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Godar is a name of ancient Norman origin. It arrived in England with the Norman Conquest of 1066. Godar is a name that comes from the Germanic personal name Godhard, which is composed of the elements god, which means good, and hard, which means brave or strong.

Early Origins of the Godar family


The surname Godar was first found in Wiltshire at Berwick-Bassett, a parish, in the union of Marlborough, hundred of Calne, Marlborough and Ramsbury. "The ancient manorhouse [of Berwick-Bassett], many ages since the residence of the Goddard family, is still remaining." [1]CITATION[CLOSE]
Lewis, Samuel, A Topographical Dictionary of England. Institute of Historical Research, 1848, Print.

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Early History of the Godar family

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Early History of the Godar family


This web page shows only a small excerpt of our Godar research.
Another 195 words (14 lines of text) covering the years 1086, 1200, 1208, 1221, 1299, 1617 and 1675 are included under the topic Early Godar History in all our PDF Extended History products and printed products wherever possible.

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Godar Spelling Variations

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Godar Spelling Variations


Anglo-Norman names are characterized by a multitude of spelling variations. When the Normans became the ruling people of England in the 11th century, they introduced a new language into a society where the main languages of Old and later Middle English had no definite spelling rules. These languages were more often spoken than written, so they blended freely with one another. Contributing to this mixing of tongues was the fact that medieval scribes spelled words according to sound, ensuring that a person's name would appear differently in nearly every document in which it was recorded. The name has been spelled Goddard, Goddart, Godard, Godart, Godarte, Godert, Godderd and many more.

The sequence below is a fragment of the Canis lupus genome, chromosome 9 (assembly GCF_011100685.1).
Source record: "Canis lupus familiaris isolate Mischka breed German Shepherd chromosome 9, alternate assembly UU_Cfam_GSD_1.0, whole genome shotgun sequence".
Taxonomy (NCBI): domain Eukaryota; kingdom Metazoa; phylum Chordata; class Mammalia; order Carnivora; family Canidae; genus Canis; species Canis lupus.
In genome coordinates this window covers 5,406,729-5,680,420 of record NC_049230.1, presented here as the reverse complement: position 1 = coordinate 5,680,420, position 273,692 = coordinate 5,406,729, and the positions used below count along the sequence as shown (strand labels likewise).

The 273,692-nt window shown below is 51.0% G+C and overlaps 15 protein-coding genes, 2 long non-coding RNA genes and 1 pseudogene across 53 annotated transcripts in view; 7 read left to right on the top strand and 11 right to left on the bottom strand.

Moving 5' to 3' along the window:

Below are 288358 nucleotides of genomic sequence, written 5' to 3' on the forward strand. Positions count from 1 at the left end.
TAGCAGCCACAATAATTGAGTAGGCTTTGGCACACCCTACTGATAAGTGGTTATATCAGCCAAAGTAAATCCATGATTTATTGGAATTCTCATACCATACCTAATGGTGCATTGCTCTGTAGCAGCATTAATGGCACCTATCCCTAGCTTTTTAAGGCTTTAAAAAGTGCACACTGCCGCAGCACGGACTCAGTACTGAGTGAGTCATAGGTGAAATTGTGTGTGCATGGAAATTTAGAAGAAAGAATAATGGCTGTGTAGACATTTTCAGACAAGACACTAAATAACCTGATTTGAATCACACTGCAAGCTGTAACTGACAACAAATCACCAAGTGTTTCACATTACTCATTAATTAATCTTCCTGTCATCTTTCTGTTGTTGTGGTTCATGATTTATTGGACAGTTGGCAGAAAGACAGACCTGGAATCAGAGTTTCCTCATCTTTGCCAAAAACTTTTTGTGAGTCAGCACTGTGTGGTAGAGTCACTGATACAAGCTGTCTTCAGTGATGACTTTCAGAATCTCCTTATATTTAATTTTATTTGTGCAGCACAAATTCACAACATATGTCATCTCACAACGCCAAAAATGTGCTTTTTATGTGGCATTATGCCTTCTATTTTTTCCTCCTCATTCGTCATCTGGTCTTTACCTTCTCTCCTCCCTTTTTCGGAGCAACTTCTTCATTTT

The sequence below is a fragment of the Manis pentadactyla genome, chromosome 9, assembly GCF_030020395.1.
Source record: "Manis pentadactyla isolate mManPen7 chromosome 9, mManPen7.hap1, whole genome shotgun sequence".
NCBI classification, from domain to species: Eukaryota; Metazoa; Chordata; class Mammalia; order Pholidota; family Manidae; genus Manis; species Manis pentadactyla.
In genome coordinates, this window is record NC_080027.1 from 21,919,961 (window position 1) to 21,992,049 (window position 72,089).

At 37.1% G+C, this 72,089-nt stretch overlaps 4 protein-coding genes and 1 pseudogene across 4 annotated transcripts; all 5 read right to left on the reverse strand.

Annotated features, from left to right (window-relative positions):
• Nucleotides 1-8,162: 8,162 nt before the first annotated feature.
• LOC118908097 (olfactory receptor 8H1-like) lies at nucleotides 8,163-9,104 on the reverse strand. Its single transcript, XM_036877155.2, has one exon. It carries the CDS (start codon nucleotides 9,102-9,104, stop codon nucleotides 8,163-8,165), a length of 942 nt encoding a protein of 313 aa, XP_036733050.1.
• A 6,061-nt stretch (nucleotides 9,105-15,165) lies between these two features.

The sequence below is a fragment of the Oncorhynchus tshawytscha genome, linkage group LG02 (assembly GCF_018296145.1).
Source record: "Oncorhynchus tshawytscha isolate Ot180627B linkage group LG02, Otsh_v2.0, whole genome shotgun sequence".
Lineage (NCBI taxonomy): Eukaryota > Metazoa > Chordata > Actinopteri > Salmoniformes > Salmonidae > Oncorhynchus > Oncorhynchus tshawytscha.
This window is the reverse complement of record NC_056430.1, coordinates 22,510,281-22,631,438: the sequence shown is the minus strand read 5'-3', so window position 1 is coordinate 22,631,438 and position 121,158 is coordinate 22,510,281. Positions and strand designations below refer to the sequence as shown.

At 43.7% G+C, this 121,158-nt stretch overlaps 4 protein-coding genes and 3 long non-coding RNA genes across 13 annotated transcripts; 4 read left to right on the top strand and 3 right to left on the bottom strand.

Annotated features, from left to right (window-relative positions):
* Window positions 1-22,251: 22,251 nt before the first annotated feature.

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Early Notables of the Godar family (pre 1700)

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Early Notables of the Godar family (pre 1700)


Outstanding amongst the family at this time was Jonathan Goddard (1617-1675), an English physician, Army Surgeon to the forces of Oliver Cromwell, an active member of the...
Another 27 words (2 lines of text) are included under the topic Early Godar Notables in all our PDF Extended History products and printed products wherever possible.

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Migration of the Godar family to the New World and Oceana

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Migration of the Godar family to the New World and Oceana


For many English families, the political and religious disarray that plagued their homeland made the frontiers of the New World an attractive prospect. Thousands migrated, aboard cramped disease-ridden ships. They arrived sick, poor, and hungry, but were welcomed in many cases with far greater opportunity than at home in England. Many of these hardy settlers went on to make important contributions to the emerging nations in which they landed. Among early immigrants bearing the name Godar or a variant listed above were: John Goddard landed in Dover, Massachusetts in 1632 and William Goddard purchased land in Watertown in the same state in 1635. By the mid-1800's the Goddard name was found in Pennsylvania, New Hampshire, and as far west as San Francisco..

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The Godar Motto

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The Godar Motto


The motto was originally a war cry or slogan. Mottoes first began to be shown with arms in the 14th and 15th centuries, but were not in general use until the 17th century. Thus the oldest coats of arms generally do not include a motto. Mottoes seldom form part of the grant of arms: Under most heraldic authorities, a motto is an optional component of the coat of arms, and can be added to or changed at will; many families have chosen not to display a motto.

Motto: Cervus non servus
Motto Translation: A stag not enslaved.


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Godar Family Crest Products

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Godar Family Crest Products



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See Also

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See Also



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Citations

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Citations


  1. ^ Lewis, Samuel, A Topographical Dictionary of England. Institute of Historical Research, 1848, Print.

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